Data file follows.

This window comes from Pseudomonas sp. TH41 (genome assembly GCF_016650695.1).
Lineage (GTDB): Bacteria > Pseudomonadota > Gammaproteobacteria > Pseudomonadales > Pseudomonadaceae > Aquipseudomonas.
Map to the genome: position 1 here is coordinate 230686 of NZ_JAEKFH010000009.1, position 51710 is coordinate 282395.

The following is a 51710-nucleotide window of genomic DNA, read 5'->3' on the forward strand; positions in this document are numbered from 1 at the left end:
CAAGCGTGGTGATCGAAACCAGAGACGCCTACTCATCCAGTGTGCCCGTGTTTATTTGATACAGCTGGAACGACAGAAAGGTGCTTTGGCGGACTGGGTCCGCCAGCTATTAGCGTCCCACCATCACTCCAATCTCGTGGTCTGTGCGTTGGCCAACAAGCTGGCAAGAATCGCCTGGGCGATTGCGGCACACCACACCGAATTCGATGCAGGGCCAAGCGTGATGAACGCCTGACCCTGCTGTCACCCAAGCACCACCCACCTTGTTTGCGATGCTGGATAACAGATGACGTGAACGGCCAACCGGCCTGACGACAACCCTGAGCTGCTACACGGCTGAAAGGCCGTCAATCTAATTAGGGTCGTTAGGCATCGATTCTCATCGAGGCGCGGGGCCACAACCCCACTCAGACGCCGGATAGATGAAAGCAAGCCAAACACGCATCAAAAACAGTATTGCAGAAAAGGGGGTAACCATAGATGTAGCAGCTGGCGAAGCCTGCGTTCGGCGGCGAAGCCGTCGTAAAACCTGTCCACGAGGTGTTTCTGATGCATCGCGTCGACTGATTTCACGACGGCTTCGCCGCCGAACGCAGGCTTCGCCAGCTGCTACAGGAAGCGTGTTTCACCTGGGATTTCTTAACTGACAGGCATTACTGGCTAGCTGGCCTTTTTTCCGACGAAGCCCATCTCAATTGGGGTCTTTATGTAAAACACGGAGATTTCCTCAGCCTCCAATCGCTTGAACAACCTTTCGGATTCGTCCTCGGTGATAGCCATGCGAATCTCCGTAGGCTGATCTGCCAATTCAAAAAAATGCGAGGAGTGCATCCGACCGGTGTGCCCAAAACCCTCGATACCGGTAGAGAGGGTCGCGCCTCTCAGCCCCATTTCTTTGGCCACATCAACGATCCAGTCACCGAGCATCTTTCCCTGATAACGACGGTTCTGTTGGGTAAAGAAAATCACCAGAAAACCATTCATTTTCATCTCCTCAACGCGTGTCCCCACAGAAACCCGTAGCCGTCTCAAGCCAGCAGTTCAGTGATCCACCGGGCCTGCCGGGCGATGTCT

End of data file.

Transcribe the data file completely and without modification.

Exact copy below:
This window comes from Pseudomonas sp. TH41 (genome assembly GCF_016650695.1).
Lineage (GTDB): Bacteria > Pseudomonadota > Gammaproteobacteria > Pseudomonadales > Pseudomonadaceae > Aquipseudomonas.
Map to the genome: position 1 here is coordinate 230686 of NZ_JAEKFH010000009.1, position 51710 is coordinate 282395.

The following is a 51710-nucleotide window of genomic DNA, read 5'->3' on the forward strand; positions in this document are numbered from 1 at the left end:
CAAGCGTGGTGATCGAAACCAGAGACGCCTACTCATCCAGTGTGCCCGTGTTTATTTGATACAGCTGGAACGACAGAAAGGTGCTTTGGCGGACTGGGTCCGCCAGCTATTAGCGTCCCACCATCACTCCAATCTCGTGGTCTGTGCGTTGGCCAACAAGCTGGCAAGAATCGCCTGGGCGATTGCGGCACACCACACCGAATTCGATGCAGGGCCAAGCGTGATGAACGCCTGACCCTGCTGTCACCCAAGCACCACCCACCTTGTTTGCGATGCTGGATAACAGATGACGTGAACGGCCAACCGGCCTGACGACAACCCTGAGCTGCTACACGGCTGAAAGGCCGTCAATCTAATTAGGGTCGTTAGGCATCGATTCTCATCGAGGCGCGGGGCCACAACCCCACTCAGACGCCGGATAGATGAAAGCAAGCCAAACACGCATCAAAAACAGTATTGCAGAAAAGGGGGTAACCATAGATGTAGCAGCTGGCGAAGCCTGCGTTCGGCGGCGAAGCCGTCGTAAAACCTGTCCACGAGGTGTTTCTGATGCATCGCGTCGACTGATTTCACGACGGCTTCGCCGCCGAACGCAGGCTTCGCCAGCTGCTACAGGAAGCGTGTTTCACCTGGGATTTCTTAACTGACAGGCATTACTGGCTAGCTGGCCTTTTTTCCGACGAAGCCCATCTCAATTGGGGTCTTTATGTAAAACACGGAGATTTCCTCAGCCTCCAATCGCTTGAACAACCTTTCGGATTCGTCCTCGGTGATAGCCATGCGAATCTCCGTAGGCTGATCTGCCAATTCAAAAAAATGCGAGGAGTGCATCCGACCGGTGTGCCCAAAACCCTCGATACCGGTAGAGAGGGTCGCGCCTCTCAGCCCCATTTCTTTGGCCACATCAACGATCCAGTCACCGAGCATCTTTCCCTGATAACGACGGTTCTGTTGGGTAAAGAAAATCACCAGAAAACCATTCATTTTCATCTCCTCAACGCGTGTCCCCACAGAAACCCGTAGCCGTCTCAAGCCAGCAGTTCAGTGATCCACCGGGCCTGCCGGGCGATGTCT